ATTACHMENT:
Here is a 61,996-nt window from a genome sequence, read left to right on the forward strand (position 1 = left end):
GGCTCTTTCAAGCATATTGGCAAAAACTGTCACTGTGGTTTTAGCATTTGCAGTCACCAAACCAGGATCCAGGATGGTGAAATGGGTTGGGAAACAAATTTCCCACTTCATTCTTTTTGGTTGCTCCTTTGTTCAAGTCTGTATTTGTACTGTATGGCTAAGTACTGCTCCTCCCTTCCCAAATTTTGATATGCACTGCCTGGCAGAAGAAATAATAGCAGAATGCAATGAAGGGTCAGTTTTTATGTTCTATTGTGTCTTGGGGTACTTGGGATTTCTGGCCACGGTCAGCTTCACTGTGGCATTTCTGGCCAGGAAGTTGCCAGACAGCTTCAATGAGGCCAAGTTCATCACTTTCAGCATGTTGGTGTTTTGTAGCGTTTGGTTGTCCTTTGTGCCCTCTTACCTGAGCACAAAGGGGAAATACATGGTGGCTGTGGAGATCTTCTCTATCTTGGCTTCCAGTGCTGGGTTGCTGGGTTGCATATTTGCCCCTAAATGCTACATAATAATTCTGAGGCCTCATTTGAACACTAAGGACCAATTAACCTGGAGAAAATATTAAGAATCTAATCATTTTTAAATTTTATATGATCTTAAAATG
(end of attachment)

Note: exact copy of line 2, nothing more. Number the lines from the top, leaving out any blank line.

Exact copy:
GGCTCTTTCAAGCATATTGGCAAAAACTGTCACTGTGGTTTTAGCATTTGCAGTCACCAAACCAGGATCCAGGATGGTGAAATGGGTTGGGAAACAAATTTCCCACTTCATTCTTTTTGGTTGCTCCTTTGTTCAAGTCTGTATTTGTACTGTATGGCTAAGTACTGCTCCTCCCTTCCCAAATTTTGATATGCACTGCCTGGCAGAAGAAATAATAGCAGAATGCAATGAAGGGTCAGTTTTTATGTTCTATTGTGTCTTGGGGTACTTGGGATTTCTGGCCACGGTCAGCTTCACTGTGGCATTTCTGGCCAGGAAGTTGCCAGACAGCTTCAATGAGGCCAAGTTCATCACTTTCAGCATGTTGGTGTTTTGTAGCGTTTGGTTGTCCTTTGTGCCCTCTTACCTGAGCACAAAGGGGAAATACATGGTGGCTGTGGAGATCTTCTCTATCTTGGCTTCCAGTGCTGGGTTGCTGGGTTGCATATTTGCCCCTAAATGCTACATAATAATTCTGAGGCCTCATTTGAACACTAAGGACCAATTAACCTGGAGAAAATATTAAGAATCTAATCATTTTTAAATTTTATATGATCTTAAAATG